Category Archives: English

Rudnev, M., & Vauclair, C. M. (2022).  Revisiting Cowgill’s Modernisation Theory: Perceived Social Status of Older Adults Across 58 Countries.  Ageing & Society
Full text


Cowgill’s modernisation theory stipulates that older people’s social status is lower in societies with higher societal modernisation. The few existing studies reveal conflicting results showing either negative or positive associations. The current study follows up seminal cross-national research on the perceived social status of people in their seventies (PSS70) in a diverse set of countries. PSS70 was defined as the relative status of people in their seventies compared to people in their forties. Data were obtained by the World Values Survey (2010–2014) and included 78,904 respondents from 58 countries. Multilevel regressions showed that the level of modernisation had a strong and negative association with the PSS70 but mostly due to one component, namely the share of older people in society. The associations were more complex when considering cultural zones of which two stood out. Irrespective of level of modernisation, Muslim countries showed higher and post-communist countries showed lower levels of PSS70. In Muslim countries, modernisation had a near-zero association with PSS70, whereas it was strongly negatively associated with PSS70 in post-communist countries. This study generally supports Cowgill’s theory in a large and diverse cross-sectional sample of countries, yet it also illustrates its cultural boundary conditions.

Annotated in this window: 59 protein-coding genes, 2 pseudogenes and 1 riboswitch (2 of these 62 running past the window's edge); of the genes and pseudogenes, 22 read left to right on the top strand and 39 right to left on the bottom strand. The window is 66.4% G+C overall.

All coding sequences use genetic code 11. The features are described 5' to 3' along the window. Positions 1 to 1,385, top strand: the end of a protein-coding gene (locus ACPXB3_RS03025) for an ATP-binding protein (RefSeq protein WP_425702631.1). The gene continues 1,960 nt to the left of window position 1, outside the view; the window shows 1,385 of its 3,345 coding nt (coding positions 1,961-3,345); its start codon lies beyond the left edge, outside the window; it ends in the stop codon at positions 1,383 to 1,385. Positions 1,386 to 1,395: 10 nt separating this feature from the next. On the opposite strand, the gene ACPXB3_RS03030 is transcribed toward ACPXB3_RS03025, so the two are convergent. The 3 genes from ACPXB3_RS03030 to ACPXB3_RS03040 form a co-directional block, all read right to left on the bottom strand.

Alignment method for measurement invariance: Tutorial

It’s been a while since measurement invariance alignment has been introduced in 2014, but not that many researchers applied it in practice. Among ~200 citations (as of May 2019) of the original alignment paper there were only a few substantive applications. It is a pity because you can always enjoy more optimistic results with alignment as compared to the conventional (frequentist, exact) measurement invariance techniques. I guess, it’s been happening due to statistical complexity and a lack of simple guidelines. In this post I summarized, in an approachable way, the steps that are necessary to apply alignment procedure. In addition, I provide couple of  R functions which automate preparation of Mplus code and extraction of useful information from the outputs.